Oral Presentation Annual Meetings of the Endocrine Society of Australia and Society for Reproductive Biology and Australia and New Zealand Bone and Mineral Society 2016

Dysregulated adipocytokines in obese women with polycystic ovary syndrome (#82)

Soulmaz Shorakae 1 2 , Sally Abell 1 2 , Barbora de Courten 1 2 , Gavin Lambert 3 4 , Danielle Hiam 5 , Nigel Stepto 1 5 , Eveline Jona 1 , Lisa Moran 1 , Helena Teede 1 2
  1. Monash Centre for Health Research and Implementation, Monash University, Clayton, VIC, Australia
  2. Diabetes and Vascular Medicine Unit, Monash Health, Clayton, Victoria, Australia
  3. Human Neurotransmitters Laboratory, Baker IDI Hear and Diabetes Institute, Melbourne, Victoria, Australia
  4. Department of Medicine Nursing and Health Sciences, Monash University, Clayton, Victoria, Australia
  5. Institute of Sport Exercise and Active Living (ISEAL), Victoria University, Melbourne, Victoria, Australia

Background: Polycystic ovary syndrome (PCOS) is associated with features linked to metabolic syndrome including visceral obesity, dyslipidemia and impaired glucose homeostasis. Recent studies suggest that these metabolic effects are linked to a low-grade chronic inflammation with the triad of hyperinsulinemia, hyperandrogenism, and low-grade inflammation acting together in a vicious cycle. Adipose tissue produces immunomodulatory adipocytokines which contribute to regulation of insulin sensitivity, reproduction and cardiovascular function. Limited evidence is available on the role of adipocytokines in PCOS.

Aims: This study investigated the relationships between PCOS status, adipocytokines and aetiological features of PCOS.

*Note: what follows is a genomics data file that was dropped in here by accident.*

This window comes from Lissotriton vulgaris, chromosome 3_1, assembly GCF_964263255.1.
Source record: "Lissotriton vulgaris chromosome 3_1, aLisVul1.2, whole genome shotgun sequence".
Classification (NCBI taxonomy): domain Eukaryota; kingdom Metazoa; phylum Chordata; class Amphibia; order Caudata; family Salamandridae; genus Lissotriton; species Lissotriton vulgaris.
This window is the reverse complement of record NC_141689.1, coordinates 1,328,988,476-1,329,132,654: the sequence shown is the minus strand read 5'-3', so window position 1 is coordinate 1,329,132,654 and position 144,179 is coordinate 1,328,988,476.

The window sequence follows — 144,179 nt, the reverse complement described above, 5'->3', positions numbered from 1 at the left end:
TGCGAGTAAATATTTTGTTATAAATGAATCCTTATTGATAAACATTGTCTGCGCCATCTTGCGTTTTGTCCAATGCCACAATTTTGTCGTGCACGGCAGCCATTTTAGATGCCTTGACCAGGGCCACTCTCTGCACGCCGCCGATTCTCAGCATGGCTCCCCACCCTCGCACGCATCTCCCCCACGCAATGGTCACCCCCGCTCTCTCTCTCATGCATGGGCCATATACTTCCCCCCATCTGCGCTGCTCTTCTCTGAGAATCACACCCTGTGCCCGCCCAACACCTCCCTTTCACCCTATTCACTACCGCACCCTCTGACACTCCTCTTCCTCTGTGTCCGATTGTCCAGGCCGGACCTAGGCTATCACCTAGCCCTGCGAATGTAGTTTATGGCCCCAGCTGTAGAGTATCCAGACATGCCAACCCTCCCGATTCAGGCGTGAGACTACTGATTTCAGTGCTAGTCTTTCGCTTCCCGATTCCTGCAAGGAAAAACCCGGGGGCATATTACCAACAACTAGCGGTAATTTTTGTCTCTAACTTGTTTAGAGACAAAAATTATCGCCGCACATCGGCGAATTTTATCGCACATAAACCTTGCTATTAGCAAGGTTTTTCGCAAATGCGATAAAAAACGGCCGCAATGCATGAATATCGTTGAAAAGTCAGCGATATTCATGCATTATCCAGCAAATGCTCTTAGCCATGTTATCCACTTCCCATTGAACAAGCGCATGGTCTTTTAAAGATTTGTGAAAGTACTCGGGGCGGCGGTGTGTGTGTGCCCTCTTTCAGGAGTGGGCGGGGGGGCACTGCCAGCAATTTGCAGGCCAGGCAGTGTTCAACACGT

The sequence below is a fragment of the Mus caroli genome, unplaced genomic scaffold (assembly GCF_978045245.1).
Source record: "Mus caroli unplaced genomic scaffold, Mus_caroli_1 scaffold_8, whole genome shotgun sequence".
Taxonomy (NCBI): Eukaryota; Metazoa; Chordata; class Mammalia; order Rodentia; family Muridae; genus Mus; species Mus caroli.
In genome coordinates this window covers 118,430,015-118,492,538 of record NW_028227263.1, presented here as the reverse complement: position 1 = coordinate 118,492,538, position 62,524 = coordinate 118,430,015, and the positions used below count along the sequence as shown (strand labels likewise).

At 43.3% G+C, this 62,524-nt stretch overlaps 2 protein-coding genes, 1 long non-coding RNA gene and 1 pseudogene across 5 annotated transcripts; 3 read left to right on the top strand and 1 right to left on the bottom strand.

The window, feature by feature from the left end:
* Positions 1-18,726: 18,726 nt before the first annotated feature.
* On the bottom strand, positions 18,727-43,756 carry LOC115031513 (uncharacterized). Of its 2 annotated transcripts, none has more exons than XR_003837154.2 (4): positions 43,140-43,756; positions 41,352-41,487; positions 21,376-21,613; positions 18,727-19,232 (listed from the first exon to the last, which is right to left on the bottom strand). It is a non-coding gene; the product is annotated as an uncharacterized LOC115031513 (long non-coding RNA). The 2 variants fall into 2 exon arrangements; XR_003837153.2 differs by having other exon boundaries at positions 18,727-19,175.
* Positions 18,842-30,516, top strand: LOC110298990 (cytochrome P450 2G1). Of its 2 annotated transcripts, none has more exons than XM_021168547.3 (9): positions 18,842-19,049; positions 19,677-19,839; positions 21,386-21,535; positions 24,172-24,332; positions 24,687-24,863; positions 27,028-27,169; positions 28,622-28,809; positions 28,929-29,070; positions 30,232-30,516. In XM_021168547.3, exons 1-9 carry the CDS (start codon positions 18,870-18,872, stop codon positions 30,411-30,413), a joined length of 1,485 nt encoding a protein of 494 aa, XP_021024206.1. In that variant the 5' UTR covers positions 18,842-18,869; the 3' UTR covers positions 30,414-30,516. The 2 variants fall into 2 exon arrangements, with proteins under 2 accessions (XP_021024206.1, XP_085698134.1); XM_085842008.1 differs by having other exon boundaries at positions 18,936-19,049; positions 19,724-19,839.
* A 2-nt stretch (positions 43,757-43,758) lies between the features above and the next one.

Methods: In an observational study of community recruited PCOS and controls, we measured  serum HMW-adiponectin, omentin, resistin, interleukin-6 (IL-6), asymmetric dimethylarginine (ADMA), plasminogen activator inhibotir-1(PAI-1), high sensitivity CRP (hs-CRP), androgens, SHBG, fasting glucose and insulin levels.

Results: 49 women with PCOS (age 29.8±5.9 years, BMI: 29.0±5.4 kg/m2) and 25 healthy controls (age 37.6±7.8 years, BMI: 28.9±4.0 kg/m2) were recruited. Homeostatic model assessment for insulin resistance (HOMA-IR) (P=0.006), free androgen index (FAI) (P=0.01) and Ferriman-Galway score (P<0.001) were higher in PCOS. For adipocytokines, women with PCOS had lower omentin [median (IQR): 68.76(67.17) vs 112.45(67.42)] (P=0.01) and higher hs-CRP [median (IQR): 2.15 (3.4) vs 1.00 (2.1)] (P=0.03) after adjustment for age and BMI. On assessment of non-obese and obese subgroups, HMW-adiponectin and omentin were lower in obese women with PCOS compared to obese controls (P=0.022 and P=0.034 respectively) and non-obese PCOS (P=0.028 and P=0.016 respectively). Among women with PCOS, HMW-adiponectin was negatively correlated with HOMA-IR and FAI, however only the correlation between HMW-adiponectin and FAI remained significant (P=0.03) after adjustment for BMI.

Conclusion: Overall, adipocytokines and inflammation appear abnormal in PCOS. In the obese subgroup abnormalities were more marked in PCOS than in controls. This is consistent with the presence of an inflammatory state and dysfunctional adipose tissue in PCOS.